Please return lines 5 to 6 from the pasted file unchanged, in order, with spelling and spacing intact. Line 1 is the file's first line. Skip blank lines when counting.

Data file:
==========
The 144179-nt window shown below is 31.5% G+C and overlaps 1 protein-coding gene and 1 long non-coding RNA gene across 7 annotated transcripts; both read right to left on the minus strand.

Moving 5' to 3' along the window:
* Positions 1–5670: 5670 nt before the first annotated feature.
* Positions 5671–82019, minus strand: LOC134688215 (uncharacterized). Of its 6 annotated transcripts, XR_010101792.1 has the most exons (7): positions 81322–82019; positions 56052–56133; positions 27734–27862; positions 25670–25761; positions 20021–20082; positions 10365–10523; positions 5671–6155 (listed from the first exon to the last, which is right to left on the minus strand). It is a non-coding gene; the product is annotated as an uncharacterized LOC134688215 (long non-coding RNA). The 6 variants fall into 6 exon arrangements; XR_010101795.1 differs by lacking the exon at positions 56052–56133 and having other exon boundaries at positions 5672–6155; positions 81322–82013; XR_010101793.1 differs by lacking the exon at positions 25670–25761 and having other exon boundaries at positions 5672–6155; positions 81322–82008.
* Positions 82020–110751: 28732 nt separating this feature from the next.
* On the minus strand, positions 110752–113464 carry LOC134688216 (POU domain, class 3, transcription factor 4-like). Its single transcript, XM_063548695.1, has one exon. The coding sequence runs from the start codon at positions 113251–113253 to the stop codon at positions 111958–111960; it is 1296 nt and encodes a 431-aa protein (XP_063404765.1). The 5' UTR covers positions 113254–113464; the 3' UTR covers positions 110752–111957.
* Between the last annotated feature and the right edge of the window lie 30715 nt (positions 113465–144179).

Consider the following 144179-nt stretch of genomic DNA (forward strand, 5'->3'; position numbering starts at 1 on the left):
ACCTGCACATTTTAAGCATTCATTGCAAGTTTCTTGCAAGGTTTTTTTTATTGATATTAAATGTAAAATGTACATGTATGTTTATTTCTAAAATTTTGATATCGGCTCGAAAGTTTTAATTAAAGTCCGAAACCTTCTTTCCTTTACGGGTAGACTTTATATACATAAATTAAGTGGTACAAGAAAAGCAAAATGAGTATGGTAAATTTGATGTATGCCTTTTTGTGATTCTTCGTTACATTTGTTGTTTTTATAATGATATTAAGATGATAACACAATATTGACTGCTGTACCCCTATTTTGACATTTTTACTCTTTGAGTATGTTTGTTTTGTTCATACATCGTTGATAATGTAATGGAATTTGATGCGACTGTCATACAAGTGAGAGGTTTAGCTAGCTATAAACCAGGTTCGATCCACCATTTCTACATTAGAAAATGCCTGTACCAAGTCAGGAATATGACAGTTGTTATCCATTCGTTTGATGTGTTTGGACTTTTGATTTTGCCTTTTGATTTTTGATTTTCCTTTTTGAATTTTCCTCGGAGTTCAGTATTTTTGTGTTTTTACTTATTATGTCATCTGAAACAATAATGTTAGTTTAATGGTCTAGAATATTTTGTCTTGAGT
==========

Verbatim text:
* Positions 82020–110751: 28732 nt separating this feature from the next.
* On the minus strand, positions 110752–113464 carry LOC134688216 (POU domain, class 3, transcription factor 4-like). Its single transcript, XM_063548695.1, has one exon. The coding sequence runs from the start codon at positions 113251–113253 to the stop codon at positions 111958–111960; it is 1296 nt and encodes a 431-aa protein (XP_063404765.1). The 5' UTR covers positions 113254–113464; the 3' UTR covers positions 110752–111957.